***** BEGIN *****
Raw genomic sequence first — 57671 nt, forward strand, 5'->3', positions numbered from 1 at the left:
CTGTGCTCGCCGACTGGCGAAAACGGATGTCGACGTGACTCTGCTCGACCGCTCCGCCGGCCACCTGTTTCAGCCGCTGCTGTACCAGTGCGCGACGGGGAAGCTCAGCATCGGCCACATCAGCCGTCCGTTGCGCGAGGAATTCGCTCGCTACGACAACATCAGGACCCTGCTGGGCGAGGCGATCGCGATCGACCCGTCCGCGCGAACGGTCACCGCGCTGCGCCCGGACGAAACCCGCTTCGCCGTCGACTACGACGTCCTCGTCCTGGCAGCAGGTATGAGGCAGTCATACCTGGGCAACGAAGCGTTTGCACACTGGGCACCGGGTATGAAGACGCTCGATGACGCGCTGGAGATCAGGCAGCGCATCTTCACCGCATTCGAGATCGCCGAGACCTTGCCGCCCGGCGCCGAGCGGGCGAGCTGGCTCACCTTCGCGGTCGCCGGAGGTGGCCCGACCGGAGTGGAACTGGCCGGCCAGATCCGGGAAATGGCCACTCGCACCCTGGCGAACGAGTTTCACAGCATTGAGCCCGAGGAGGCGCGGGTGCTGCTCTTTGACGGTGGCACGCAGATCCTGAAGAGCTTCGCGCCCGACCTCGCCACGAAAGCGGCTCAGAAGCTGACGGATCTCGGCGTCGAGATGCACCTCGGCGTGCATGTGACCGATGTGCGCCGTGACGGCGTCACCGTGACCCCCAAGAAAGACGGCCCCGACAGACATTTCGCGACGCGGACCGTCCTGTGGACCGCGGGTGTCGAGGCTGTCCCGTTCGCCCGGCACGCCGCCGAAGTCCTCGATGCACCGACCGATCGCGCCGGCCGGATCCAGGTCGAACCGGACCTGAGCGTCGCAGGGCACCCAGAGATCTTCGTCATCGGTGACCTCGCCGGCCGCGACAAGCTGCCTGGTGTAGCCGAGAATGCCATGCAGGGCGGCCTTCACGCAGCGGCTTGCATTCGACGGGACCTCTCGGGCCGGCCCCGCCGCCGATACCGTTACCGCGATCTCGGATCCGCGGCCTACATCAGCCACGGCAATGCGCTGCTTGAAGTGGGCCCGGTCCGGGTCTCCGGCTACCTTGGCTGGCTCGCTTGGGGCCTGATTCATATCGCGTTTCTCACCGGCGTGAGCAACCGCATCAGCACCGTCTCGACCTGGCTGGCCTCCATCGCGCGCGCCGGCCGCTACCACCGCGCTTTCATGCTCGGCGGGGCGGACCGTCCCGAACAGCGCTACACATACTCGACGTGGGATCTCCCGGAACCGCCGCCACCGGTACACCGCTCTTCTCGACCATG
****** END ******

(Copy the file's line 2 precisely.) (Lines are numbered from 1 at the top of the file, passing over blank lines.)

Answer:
CTGTGCTCGCCGACTGGCGAAAACGGATGTCGACGTGACTCTGCTCGACCGCTCCGCCGGCCACCTGTTTCAGCCGCTGCTGTACCAGTGCGCGACGGGGAAGCTCAGCATCGGCCACATCAGCCGTCCGTTGCGCGAGGAATTCGCTCGCTACGACAACATCAGGACCCTGCTGGGCGAGGCGATCGCGATCGACCCGTCCGCGCGAACGGTCACCGCGCTGCGCCCGGACGAAACCCGCTTCGCCGTCGACTACGACGTCCTCGTCCTGGCAGCAGGTATGAGGCAGTCATACCTGGGCAACGAAGCGTTTGCACACTGGGCACCGGGTATGAAGACGCTCGATGACGCGCTGGAGATCAGGCAGCGCATCTTCACCGCATTCGAGATCGCCGAGACCTTGCCGCCCGGCGCCGAGCGGGCGAGCTGGCTCACCTTCGCGGTCGCCGGAGGTGGCCCGACCGGAGTGGAACTGGCCGGCCAGATCCGGGAAATGGCCACTCGCACCCTGGCGAACGAGTTTCACAGCATTGAGCCCGAGGAGGCGCGGGTGCTGCTCTTTGACGGTGGCACGCAGATCCTGAAGAGCTTCGCGCCCGACCTCGCCACGAAAGCGGCTCAGAAGCTGACGGATCTCGGCGTCGAGATGCACCTCGGCGTGCATGTGACCGATGTGCGCCGTGACGGCGTCACCGTGACCCCCAAGAAAGACGGCCCCGACAGACATTTCGCGACGCGGACCGTCCTGTGGACCGCGGGTGTCGAGGCTGTCCCGTTCGCCCGGCACGCCGCCGAAGTCCTCGATGCACCGACCGATCGCGCCGGCCGGATCCAGGTCGAACCGGACCTGAGCGTCGCAGGGCACCCAGAGATCTTCGTCATCGGTGACCTCGCCGGCCGCGACAAGCTGCCTGGTGTAGCCGAGAATGCCATGCAGGGCGGCCTTCACGCAGCGGCTTGCATTCGACGGGACCTCTCGGGCCGGCCCCGCCGCCGATACCGTTACCGCGATCTCGGATCCGCGGCCTACATCAGCCACGGCAATGCGCTGCTTGAAGTGGGCCCGGTCCGGGTCTCCGGCTACCTTGGCTGGCTCGCTTGGGGCCTGATTCATATCGCGTTTCTCACCGGCGTGAGCAACCGCATCAGCACCGTCTCGACCTGGCTGGCCTCCATCGCGCGCGCCGGCCGCTACCACCGCGCTTTCATGCTCGGCGGGGCGGACCGTCCCGAACAGCGCTACACATACTCGACGTGGGATCTCCCGGAACCGCCGCCACCGGTACACCGCTCTTCTCGACCATG